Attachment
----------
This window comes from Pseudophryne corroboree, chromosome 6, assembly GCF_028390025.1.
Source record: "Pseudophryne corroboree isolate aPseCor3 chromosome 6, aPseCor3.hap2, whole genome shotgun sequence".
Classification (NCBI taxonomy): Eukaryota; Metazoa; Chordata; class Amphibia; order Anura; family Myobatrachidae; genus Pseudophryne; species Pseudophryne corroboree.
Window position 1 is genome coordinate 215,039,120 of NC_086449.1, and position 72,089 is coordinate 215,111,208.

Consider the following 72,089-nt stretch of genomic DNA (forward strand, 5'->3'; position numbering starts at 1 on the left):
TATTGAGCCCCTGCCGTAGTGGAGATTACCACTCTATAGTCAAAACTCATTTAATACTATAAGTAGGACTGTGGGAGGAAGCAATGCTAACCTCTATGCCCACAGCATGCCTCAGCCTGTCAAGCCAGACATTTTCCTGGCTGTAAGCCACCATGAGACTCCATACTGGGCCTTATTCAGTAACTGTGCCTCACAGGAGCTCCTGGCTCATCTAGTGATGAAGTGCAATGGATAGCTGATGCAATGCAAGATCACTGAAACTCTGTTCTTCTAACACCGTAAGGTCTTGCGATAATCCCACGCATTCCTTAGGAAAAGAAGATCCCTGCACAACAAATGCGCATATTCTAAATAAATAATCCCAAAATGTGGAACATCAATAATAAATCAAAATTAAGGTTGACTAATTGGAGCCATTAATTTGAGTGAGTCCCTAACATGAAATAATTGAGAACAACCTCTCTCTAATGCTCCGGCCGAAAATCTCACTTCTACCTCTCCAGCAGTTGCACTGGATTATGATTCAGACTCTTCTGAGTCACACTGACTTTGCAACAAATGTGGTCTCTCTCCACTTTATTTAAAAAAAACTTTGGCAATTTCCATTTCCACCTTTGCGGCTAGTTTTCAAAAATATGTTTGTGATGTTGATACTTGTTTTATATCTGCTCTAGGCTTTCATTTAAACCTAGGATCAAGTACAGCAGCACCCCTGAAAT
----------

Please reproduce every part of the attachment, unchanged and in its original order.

This window comes from Pseudophryne corroboree, chromosome 6, assembly GCF_028390025.1.
Source record: "Pseudophryne corroboree isolate aPseCor3 chromosome 6, aPseCor3.hap2, whole genome shotgun sequence".
Classification (NCBI taxonomy): Eukaryota; Metazoa; Chordata; class Amphibia; order Anura; family Myobatrachidae; genus Pseudophryne; species Pseudophryne corroboree.
Window position 1 is genome coordinate 215,039,120 of NC_086449.1, and position 72,089 is coordinate 215,111,208.

Consider the following 72,089-nt stretch of genomic DNA (forward strand, 5'->3'; position numbering starts at 1 on the left):
TATTGAGCCCCTGCCGTAGTGGAGATTACCACTCTATAGTCAAAACTCATTTAATACTATAAGTAGGACTGTGGGAGGAAGCAATGCTAACCTCTATGCCCACAGCATGCCTCAGCCTGTCAAGCCAGACATTTTCCTGGCTGTAAGCCACCATGAGACTCCATACTGGGCCTTATTCAGTAACTGTGCCTCACAGGAGCTCCTGGCTCATCTAGTGATGAAGTGCAATGGATAGCTGATGCAATGCAAGATCACTGAAACTCTGTTCTTCTAACACCGTAAGGTCTTGCGATAATCCCACGCATTCCTTAGGAAAAGAAGATCCCTGCACAACAAATGCGCATATTCTAAATAAATAATCCCAAAATGTGGAACATCAATAATAAATCAAAATTAAGGTTGACTAATTGGAGCCATTAATTTGAGTGAGTCCCTAACATGAAATAATTGAGAACAACCTCTCTCTAATGCTCCGGCCGAAAATCTCACTTCTACCTCTCCAGCAGTTGCACTGGATTATGATTCAGACTCTTCTGAGTCACACTGACTTTGCAACAAATGTGGTCTCTCTCCACTTTATTTAAAAAAAACTTTGGCAATTTCCATTTCCACCTTTGCGGCTAGTTTTCAAAAATATGTTTGTGATGTTGATACTTGTTTTATATCTGCTCTAGGCTTTCATTTAAACCTAGGATCAAGTACAGCAGCACCCCTGAAAT